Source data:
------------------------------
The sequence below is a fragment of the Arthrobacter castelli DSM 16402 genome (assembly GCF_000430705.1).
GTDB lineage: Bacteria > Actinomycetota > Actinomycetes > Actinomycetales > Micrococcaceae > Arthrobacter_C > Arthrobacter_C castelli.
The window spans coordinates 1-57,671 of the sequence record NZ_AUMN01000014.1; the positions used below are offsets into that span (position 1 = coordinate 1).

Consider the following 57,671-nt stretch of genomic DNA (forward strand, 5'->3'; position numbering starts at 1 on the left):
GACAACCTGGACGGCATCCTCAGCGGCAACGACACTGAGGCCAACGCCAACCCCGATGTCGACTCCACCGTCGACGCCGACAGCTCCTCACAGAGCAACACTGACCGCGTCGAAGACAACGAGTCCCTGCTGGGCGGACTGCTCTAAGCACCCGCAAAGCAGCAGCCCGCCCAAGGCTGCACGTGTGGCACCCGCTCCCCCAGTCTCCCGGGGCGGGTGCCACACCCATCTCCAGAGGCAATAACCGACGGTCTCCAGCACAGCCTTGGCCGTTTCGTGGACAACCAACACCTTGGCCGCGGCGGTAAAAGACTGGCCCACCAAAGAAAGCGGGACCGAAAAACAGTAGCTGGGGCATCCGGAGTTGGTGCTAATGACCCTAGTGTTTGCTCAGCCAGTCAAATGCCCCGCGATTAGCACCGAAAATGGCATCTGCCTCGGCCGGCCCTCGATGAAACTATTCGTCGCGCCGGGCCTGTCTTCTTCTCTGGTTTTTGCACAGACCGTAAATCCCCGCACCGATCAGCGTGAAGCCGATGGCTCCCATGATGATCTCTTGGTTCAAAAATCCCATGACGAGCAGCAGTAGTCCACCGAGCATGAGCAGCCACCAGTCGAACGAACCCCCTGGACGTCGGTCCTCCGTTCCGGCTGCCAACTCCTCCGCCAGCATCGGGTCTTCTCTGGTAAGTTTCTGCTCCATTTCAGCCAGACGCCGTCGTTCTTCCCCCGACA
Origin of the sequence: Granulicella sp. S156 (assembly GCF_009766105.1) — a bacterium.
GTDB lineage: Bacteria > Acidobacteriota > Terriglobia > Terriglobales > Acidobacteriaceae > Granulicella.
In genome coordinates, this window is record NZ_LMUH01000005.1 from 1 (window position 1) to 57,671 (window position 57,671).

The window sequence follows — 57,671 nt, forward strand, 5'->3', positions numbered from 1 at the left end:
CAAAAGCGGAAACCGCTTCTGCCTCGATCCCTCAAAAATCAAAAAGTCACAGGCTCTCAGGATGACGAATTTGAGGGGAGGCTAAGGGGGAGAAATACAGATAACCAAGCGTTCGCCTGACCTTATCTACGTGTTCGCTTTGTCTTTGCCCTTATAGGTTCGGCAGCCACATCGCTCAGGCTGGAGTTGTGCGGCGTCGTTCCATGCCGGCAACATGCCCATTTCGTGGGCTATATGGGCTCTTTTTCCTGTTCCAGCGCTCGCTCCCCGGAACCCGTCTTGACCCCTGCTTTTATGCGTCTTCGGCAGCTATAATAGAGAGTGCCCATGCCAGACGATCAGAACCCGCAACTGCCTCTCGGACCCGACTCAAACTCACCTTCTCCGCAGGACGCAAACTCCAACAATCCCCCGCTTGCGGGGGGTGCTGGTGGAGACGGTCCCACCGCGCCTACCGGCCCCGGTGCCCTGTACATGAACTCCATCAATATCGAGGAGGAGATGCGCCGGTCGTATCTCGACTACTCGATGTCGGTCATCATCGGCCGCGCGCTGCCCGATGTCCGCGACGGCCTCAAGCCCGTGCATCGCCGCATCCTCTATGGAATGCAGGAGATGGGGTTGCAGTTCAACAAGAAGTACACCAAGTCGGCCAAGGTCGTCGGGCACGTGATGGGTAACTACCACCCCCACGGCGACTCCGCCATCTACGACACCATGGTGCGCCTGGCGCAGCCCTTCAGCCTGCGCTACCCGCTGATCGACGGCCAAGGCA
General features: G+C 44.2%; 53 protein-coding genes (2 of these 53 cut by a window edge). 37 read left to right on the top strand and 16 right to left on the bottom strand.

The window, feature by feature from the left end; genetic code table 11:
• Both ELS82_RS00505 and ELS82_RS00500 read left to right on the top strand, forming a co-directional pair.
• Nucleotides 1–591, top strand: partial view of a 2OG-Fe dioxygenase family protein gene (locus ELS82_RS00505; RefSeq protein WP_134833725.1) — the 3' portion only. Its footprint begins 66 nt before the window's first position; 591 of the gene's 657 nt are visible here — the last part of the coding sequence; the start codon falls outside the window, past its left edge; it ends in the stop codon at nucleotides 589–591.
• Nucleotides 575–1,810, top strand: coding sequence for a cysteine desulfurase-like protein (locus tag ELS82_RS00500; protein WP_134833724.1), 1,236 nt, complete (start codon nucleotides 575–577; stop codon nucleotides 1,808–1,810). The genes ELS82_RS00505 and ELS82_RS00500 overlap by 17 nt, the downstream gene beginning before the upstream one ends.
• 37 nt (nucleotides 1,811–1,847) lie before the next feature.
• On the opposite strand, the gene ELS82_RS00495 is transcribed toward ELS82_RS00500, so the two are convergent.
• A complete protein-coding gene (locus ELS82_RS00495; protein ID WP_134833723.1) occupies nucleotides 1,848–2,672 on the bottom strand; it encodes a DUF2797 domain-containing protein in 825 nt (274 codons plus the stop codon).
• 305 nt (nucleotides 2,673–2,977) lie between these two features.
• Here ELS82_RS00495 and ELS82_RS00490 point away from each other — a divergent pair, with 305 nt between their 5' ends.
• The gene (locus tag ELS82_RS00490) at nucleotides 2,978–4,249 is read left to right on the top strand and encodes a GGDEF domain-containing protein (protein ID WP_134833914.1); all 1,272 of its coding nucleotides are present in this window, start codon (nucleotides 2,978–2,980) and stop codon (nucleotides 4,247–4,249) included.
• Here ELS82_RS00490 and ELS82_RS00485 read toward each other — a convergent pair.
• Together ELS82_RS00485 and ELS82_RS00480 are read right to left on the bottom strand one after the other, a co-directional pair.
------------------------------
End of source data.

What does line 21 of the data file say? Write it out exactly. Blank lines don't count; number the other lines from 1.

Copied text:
• The gene (locus tag ELS82_RS00490) at nucleotides 2,978–4,249 is read left to right on the top strand and encodes a GGDEF domain-containing protein (protein ID WP_134833914.1); all 1,272 of its coding nucleotides are present in this window, start codon (nucleotides 2,978–2,980) and stop codon (nucleotides 4,247–4,249) included.